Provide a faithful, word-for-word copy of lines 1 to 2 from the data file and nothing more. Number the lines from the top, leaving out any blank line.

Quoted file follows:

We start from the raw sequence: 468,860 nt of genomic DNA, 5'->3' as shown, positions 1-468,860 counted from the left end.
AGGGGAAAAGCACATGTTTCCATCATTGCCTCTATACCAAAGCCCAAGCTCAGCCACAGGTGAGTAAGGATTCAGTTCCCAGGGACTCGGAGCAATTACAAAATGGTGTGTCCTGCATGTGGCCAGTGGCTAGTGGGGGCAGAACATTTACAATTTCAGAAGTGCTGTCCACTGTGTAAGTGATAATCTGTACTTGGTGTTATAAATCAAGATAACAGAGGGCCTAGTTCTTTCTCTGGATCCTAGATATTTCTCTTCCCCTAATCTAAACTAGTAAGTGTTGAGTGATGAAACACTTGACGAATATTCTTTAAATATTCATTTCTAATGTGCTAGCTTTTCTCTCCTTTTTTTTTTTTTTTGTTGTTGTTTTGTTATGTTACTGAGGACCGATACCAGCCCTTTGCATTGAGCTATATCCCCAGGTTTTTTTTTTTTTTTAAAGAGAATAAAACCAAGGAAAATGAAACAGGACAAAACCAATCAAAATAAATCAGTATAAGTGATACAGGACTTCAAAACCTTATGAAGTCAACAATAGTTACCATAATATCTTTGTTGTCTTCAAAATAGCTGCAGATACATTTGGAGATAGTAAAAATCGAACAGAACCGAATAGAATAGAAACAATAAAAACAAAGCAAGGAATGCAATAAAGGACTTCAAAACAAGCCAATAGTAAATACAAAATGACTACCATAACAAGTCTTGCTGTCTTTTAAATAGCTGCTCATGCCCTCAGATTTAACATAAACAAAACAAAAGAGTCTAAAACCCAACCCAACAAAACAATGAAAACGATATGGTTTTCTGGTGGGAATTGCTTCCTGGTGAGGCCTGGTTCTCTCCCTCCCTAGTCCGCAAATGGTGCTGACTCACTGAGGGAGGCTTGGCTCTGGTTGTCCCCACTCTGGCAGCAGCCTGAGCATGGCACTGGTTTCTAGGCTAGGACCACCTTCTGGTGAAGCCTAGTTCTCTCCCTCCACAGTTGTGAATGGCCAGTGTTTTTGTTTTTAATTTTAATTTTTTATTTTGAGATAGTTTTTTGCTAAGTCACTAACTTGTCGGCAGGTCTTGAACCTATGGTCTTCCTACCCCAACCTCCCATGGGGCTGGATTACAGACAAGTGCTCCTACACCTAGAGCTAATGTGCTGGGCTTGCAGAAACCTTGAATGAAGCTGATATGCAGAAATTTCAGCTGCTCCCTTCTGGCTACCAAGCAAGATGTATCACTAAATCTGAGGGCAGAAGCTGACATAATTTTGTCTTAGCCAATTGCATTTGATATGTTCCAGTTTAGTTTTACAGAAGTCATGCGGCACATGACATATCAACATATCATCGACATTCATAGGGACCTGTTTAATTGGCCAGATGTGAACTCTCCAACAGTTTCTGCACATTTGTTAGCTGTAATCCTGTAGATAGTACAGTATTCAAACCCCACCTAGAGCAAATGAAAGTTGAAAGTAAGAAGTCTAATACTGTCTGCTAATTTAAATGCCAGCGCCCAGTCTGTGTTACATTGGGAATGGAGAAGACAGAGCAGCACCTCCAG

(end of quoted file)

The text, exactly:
We start from the raw sequence: 468,860 nt of genomic DNA, 5'->3' as shown, positions 1-468,860 counted from the left end.
AGGGGAAAAGCACATGTTTCCATCATTGCCTCTATACCAAAGCCCAAGCTCAGCCACAGGTGAGTAAGGATTCAGTTCCCAGGGACTCGGAGCAATTACAAAATGGTGTGTCCTGCATGTGGCCAGTGGCTAGTGGGGGCAGAACATTTACAATTTCAGAAGTGCTGTCCACTGTGTAAGTGATAATCTGTACTTGGTGTTATAAATCAAGATAACAGAGGGCCTAGTTCTTTCTCTGGATCCTAGATATTTCTCTTCCCCTAATCTAAACTAGTAAGTGTTGAGTGATGAAACACTTGACGAATATTCTTTAAATATTCATTTCTAATGTGCTAGCTTTTCTCTCCTTTTTTTTTTTTTTTGTTGTTGTTTTGTTATGTTACTGAGGACCGATACCAGCCCTTTGCATTGAGCTATATCCCCAGGTTTTTTTTTTTTTTTAAAGAGAATAAAACCAAGGAAAATGAAACAGGACAAAACCAATCAAAATAAATCAGTATAAGTGATACAGGACTTCAAAACCTTATGAAGTCAACAATAGTTACCATAATATCTTTGTTGTCTTCAAAATAGCTGCAGATACATTTGGAGATAGTAAAAATCGAACAGAACCGAATAGAATAGAAACAATAAAAACAAAGCAAGGAATGCAATAAAGGACTTCAAAACAAGCCAATAGTAAATACAAAATGACTACCATAACAAGTCTTGCTGTCTTTTAAATAGCTGCTCATGCCCTCAGATTTAACATAAACAAAACAAAAGAGTCTAAAACCCAACCCAACAAAACAATGAAAACGATATGGTTTTCTGGTGGGAATTGCTTCCTGGTGAGGCCTGGTTCTCTCCCTCCCTAGTCCGCAAATGGTGCTGACTCACTGAGGGAGGCTTGGCTCTGGTTGTCCCCACTCTGGCAGCAGCCTGAGCATGGCACTGGTTTCTAGGCTAGGACCACCTTCTGGTGAAGCCTAGTTCTCTCCCTCCACAGTTGTGAATGGCCAGTGTTTTTGTTTTTAATTTTAATTTTTTATTTTGAGATAGTTTTTTGCTAAGTCACTAACTTGTCGGCAGGTCTTGAACCTATGGTCTTCCTACCCCAACCTCCCATGGGGCTGGATTACAGACAAGTGCTCCTACACCTAGAGCTAATGTGCTGGGCTTGCAGAAACCTTGAATGAAGCTGATATGCAGAAATTTCAGCTGCTCCCTTCTGGCTACCAAGCAAGATGTATCACTAAATCTGAGGGCAGAAGCTGACATAATTTTGTCTTAGCCAATTGCATTTGATATGTTCCAGTTTAGTTTTACAGAAGTCATGCGGCACATGACATATCAACATATCATCGACATTCATAGGGACCTGTTTAATTGGCCAGATGTGAACTCTCCAACAGTTTCTGCACATTTGTTAGCTGTAATCCTGTAGATAGTACAGTATTCAAACCCCACCTAGAGCAAATGAAAGTTGAAAGTAAGAAGTCTAATACTGTCTGCTAATTTAAATGCCAGCGCCCAGTCTGTGTTACATTGGGAATGGAGAAGACAGAGCAGCACCTCCAG